News in South Africa 23rd October:

1. Covid-19 cases rising:

COVID-19 infections across the country are increasing, but in the Western Cape there seems to be some confusion over the rate of the increase.

Covid-19 cases rising
“Ithuba National Lottery Fund hands over reusable face masks Ministers Zweli Mkhize and Bheki Cele in Sandton” by GovernmentZA is licensed under CC BY-ND 2.0

Health Minister, Zweli Mkhize said there’s been a 42-percent rise in the province while Premier Alan Winde says it’s less than 20-percent.

The Western Cape says their increases over a seven-day rolling average are just over 13.6-percent.

Professor Salim Abdool Karim said that the politicking around the increase in the Western Cape – whether it’s 20% or 42% – is largely irrelevant as the factual situation is that cases are increasing.

The Free State, the Western Cape and the Northern Cape are the largest contributors to the growing numbers.

2. Load shedding highly likely:

During Eskom’s quarterly state of the system briefing on Thursday, the power utility’s officials said that load shedding will likely persist in the near future as plants undergo much-needed reliability maintenance.

Both stage 1 and stage 2 load shedding are expected. The majority of coal-fired power stations are past the midway of their operational life – which has resulted in huge amounts of breakdowns, this has warranted reliability maintenance and refurbishment projects up until the winter of 2021.

Eskom CEO Andre de Ruyter says that the power utility was forced into load shedding in July and August – despite expectations that it would limit it to 3 days – because of ‘the worst winter in 10 years’.

The CEO said that during cold snaps, demand exceeded what the utility had anticipated, even before lockdown began. High demand due to the cold weather exceeding expectations and available capacity, and so load shedding had to be implemented.

3. Tender corruption progress:

Two more people will soon join four former Gauteng health department officials who appeared in court on Thursday over allegations of wrongdoing in awarding tenders 11 years ago.

The two men and their companies will later join former head of department Sybil Ngcobo and three former officials who appeared at the Johannesburg specialised commercial crimes court on Thursday.

The two company directors would have appeared with the quartet on Thursday but the warrants of arrest could not be executed because they were overseas, the National Prosecuting Authority (NPA) said.

The NPA said that in addition to the two directors, more people were likely to be apprehended in the alleged corruption, which was first probed by the Special Investigating Unit and followed up by the Hawks.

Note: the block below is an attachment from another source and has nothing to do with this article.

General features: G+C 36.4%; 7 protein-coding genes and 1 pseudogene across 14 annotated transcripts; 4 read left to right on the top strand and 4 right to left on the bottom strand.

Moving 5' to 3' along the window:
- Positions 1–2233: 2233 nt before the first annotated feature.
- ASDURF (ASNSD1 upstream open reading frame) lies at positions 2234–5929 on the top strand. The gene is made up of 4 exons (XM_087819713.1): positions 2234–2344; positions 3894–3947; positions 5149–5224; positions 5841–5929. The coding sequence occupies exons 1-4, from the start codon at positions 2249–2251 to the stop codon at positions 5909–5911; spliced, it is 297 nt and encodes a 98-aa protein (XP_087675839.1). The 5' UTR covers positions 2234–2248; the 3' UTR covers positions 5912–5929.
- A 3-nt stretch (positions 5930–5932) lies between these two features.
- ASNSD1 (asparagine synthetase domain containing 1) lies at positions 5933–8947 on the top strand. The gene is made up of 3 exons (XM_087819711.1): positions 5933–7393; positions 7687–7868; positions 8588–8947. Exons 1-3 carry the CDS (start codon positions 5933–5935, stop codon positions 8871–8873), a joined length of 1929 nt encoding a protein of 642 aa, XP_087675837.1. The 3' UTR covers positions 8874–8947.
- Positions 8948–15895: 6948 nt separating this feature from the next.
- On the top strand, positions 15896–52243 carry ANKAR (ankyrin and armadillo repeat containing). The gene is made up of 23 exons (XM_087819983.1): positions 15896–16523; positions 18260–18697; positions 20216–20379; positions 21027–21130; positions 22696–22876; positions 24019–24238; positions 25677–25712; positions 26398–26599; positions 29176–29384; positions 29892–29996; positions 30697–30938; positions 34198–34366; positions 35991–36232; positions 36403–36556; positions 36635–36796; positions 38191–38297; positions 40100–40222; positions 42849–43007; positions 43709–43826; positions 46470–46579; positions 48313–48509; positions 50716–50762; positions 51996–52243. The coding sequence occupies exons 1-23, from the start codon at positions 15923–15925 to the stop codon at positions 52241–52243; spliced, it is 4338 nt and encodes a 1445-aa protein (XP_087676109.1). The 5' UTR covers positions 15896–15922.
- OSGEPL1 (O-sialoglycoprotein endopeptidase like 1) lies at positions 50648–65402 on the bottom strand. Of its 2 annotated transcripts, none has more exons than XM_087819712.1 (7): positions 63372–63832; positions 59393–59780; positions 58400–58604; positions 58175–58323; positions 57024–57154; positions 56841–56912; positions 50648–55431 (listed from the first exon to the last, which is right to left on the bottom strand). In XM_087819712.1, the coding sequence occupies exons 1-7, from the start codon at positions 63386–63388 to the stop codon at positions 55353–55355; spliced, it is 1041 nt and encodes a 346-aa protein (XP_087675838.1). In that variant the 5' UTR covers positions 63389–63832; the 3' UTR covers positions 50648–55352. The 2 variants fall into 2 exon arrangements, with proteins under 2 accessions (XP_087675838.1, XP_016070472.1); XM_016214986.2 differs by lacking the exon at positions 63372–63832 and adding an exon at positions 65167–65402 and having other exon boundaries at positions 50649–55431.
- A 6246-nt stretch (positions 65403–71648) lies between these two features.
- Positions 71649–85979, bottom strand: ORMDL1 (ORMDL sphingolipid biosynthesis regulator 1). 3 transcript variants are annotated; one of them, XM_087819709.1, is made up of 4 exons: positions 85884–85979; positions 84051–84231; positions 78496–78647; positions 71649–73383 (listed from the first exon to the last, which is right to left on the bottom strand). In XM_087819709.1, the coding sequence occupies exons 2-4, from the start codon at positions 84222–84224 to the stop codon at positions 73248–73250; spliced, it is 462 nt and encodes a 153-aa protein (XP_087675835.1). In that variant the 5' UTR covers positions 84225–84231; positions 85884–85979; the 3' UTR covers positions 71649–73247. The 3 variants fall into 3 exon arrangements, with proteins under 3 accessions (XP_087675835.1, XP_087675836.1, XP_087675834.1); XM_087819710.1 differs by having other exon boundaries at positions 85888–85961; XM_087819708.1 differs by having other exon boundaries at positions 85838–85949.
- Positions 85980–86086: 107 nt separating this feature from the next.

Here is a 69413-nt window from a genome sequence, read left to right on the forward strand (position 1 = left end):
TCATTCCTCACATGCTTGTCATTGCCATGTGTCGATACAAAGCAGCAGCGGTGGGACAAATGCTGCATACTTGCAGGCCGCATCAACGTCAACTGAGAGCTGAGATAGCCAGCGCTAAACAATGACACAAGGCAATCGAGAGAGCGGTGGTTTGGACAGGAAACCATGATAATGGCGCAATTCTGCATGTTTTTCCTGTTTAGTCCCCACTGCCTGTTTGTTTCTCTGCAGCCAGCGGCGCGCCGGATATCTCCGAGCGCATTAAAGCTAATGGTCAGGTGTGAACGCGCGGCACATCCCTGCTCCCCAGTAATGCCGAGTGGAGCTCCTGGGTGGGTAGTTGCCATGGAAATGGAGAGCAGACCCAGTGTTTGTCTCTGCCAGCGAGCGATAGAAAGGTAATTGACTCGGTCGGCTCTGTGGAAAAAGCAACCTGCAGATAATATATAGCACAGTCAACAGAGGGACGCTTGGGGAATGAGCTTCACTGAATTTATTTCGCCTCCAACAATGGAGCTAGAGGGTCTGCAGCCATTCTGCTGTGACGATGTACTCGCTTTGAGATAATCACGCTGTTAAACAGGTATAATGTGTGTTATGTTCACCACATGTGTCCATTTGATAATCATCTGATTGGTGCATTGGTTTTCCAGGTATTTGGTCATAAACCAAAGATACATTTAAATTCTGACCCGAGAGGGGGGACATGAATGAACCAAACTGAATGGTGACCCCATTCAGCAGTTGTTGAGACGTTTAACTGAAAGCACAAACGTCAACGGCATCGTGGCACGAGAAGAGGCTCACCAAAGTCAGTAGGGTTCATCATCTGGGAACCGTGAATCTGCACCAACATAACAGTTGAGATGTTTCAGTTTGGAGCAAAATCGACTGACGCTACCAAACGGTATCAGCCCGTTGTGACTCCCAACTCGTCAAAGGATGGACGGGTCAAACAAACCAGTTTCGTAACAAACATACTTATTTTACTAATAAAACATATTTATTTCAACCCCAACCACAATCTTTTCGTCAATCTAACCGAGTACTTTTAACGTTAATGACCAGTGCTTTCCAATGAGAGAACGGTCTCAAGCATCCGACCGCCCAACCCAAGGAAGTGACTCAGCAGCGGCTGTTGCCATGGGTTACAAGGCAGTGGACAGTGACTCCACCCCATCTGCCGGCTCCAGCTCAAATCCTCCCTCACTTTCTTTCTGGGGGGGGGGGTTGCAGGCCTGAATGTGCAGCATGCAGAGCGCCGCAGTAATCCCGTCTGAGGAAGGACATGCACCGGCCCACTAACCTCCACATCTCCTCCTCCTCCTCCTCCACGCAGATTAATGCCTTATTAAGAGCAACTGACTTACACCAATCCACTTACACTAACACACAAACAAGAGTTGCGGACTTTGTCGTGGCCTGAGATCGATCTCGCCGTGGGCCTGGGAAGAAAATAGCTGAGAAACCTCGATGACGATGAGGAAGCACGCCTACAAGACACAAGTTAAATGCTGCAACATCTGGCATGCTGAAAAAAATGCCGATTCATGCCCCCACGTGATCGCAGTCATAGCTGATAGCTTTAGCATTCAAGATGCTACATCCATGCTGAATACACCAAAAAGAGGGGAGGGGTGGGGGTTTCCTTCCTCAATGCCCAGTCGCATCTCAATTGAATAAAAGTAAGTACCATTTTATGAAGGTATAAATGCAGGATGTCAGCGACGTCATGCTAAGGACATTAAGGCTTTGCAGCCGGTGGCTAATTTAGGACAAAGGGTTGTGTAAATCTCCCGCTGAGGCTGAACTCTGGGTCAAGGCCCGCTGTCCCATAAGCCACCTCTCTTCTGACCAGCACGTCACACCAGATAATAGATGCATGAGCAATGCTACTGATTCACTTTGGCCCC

The four will appear again on December 3.

4. Oceana releases data:

The fishing group Oceana expects its profit for the year to end-September to climb by as much as 18% thanks to strong demand for its products, which are predominately consumed at home.

Oceana owns Lucky Star, among other brands. Its fish catches also improved.

Shareholders are accordingly advised that:

  • Basic earnings per share (EPS) for the year ended 30 September 2020 is expected to increase between 21% and 26%, to between 639.2 cents per share and 665.7 cents per share compared to the 528.3 cents per share reported in the previous financial year.
  • Basic headline earnings per share (HEPS) for the year ended 30 September 2020 is expected to increase between 13% and 18%, to between 615.1 cents per share and 642.3 cents per share compared to the 544.3 cents per share reported in the previous financial year.

Oceana was classified as an essential service provider in all geographies in which we operate during
the peak COVID-19 lockdown period and was accordingly able to continue operating with all employees
abiding by stringent standard operating procedures and protocols to safeguard their health and well-
being.

5. Budget speech in the spotlight:

When Finance Minister Tito Mboweni delivers his 2020 Medium-Term Budget Policy Statement (MTBPS), or mini budget, on Wednesday 28 October, the initial response will come from the markets. Analysts and opinion writers will weigh in afterwards with thoughtful comments, but the markets will be the first acid test of its credibility.

The MTBPS casts a net over fiscal planning for the next three years.

In his emergency 2020/21 budget in June — which replaced the February Budget the Covid-19 economic meltdown had consigned to the scrapheap — Mboweni forecast debt would reach 87.4% of gross domestic product (GDP) by 2024, after hitting 81.8% this year, up from the just over 65% predicted in February 2020.

In reaction to the economic plan President Cyril Ramaphosa recently unveiled, the Minerals Council South Africa, which represents the mining industry, said business wanted to see structural reforms.

“Business believes that these structural reforms should include much greater private sector participation and competition in infrastructure (electricity, ports, pipelines, rail); a much more sustainable fiscal policy and balanced budgets; and institutional reforms (a smaller, more efficient and more capable state),” it said.

Mboweni can flag all these things in his address — reducing the state’s role in such areas will free up its scarce capital for use in others. Education, health and welfare would all be great places to put it, but some of it will have to go to paying down the debt.


All information sourced from articles posted by: BusinessTech, Business Insider, ENCA, Fin24, Moneyweb, TimesLive, and Daily Maverick.

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